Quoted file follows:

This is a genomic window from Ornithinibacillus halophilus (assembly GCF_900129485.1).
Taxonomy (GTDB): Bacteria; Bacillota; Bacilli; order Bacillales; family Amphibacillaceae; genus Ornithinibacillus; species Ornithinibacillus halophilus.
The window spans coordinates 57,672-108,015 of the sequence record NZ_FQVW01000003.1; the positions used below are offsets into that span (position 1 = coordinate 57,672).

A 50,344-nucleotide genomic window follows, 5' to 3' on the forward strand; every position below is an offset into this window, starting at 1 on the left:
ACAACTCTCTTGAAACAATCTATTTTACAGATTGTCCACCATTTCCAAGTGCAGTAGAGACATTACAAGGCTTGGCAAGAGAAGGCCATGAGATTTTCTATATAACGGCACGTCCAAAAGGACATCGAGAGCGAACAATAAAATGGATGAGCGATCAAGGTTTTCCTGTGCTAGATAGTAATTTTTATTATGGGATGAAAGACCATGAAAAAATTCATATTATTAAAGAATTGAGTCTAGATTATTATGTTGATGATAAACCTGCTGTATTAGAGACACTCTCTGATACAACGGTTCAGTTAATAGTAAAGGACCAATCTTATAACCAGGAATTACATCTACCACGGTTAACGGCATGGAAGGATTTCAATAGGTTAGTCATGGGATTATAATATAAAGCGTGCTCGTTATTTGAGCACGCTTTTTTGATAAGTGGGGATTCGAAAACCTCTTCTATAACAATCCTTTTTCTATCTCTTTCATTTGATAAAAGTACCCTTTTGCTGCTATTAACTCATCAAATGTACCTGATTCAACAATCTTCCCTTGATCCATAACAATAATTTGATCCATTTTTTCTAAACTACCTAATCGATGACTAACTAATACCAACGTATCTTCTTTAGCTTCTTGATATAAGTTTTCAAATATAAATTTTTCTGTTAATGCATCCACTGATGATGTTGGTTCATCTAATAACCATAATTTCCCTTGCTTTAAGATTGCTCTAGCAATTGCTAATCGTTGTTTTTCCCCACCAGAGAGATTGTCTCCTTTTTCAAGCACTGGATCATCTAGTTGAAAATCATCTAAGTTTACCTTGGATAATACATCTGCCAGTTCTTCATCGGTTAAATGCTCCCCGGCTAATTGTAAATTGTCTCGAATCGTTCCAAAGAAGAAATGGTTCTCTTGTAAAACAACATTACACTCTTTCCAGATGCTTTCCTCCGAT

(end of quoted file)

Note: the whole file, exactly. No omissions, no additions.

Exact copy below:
This is a genomic window from Ornithinibacillus halophilus (assembly GCF_900129485.1).
Taxonomy (GTDB): Bacteria; Bacillota; Bacilli; order Bacillales; family Amphibacillaceae; genus Ornithinibacillus; species Ornithinibacillus halophilus.
The window spans coordinates 57,672-108,015 of the sequence record NZ_FQVW01000003.1; the positions used below are offsets into that span (position 1 = coordinate 57,672).

A 50,344-nucleotide genomic window follows, 5' to 3' on the forward strand; every position below is an offset into this window, starting at 1 on the left:
ACAACTCTCTTGAAACAATCTATTTTACAGATTGTCCACCATTTCCAAGTGCAGTAGAGACATTACAAGGCTTGGCAAGAGAAGGCCATGAGATTTTCTATATAACGGCACGTCCAAAAGGACATCGAGAGCGAACAATAAAATGGATGAGCGATCAAGGTTTTCCTGTGCTAGATAGTAATTTTTATTATGGGATGAAAGACCATGAAAAAATTCATATTATTAAAGAATTGAGTCTAGATTATTATGTTGATGATAAACCTGCTGTATTAGAGACACTCTCTGATACAACGGTTCAGTTAATAGTAAAGGACCAATCTTATAACCAGGAATTACATCTACCACGGTTAACGGCATGGAAGGATTTCAATAGGTTAGTCATGGGATTATAATATAAAGCGTGCTCGTTATTTGAGCACGCTTTTTTGATAAGTGGGGATTCGAAAACCTCTTCTATAACAATCCTTTTTCTATCTCTTTCATTTGATAAAAGTACCCTTTTGCTGCTATTAACTCATCAAATGTACCTGATTCAACAATCTTCCCTTGATCCATAACAATAATTTGATCCATTTTTTCTAAACTACCTAATCGATGACTAACTAATACCAACGTATCTTCTTTAGCTTCTTGATATAAGTTTTCAAATATAAATTTTTCTGTTAATGCATCCACTGATGATGTTGGTTCATCTAATAACCATAATTTCCCTTGCTTTAAGATTGCTCTAGCAATTGCTAATCGTTGTTTTTCCCCACCAGAGAGATTGTCTCCTTTTTCAAGCACTGGATCATCTAGTTGAAAATCATCTAAGTTTACCTTGGATAATACATCTGCCAGTTCTTCATCGGTTAAATGCTCCCCGGCTAATTGTAAATTGTCTCGAATCGTTCCAAAGAAGAAATGGTTCTCTTGTAAAACAACATTACACTCTTTCCAGATGCTTTCCTCCGAT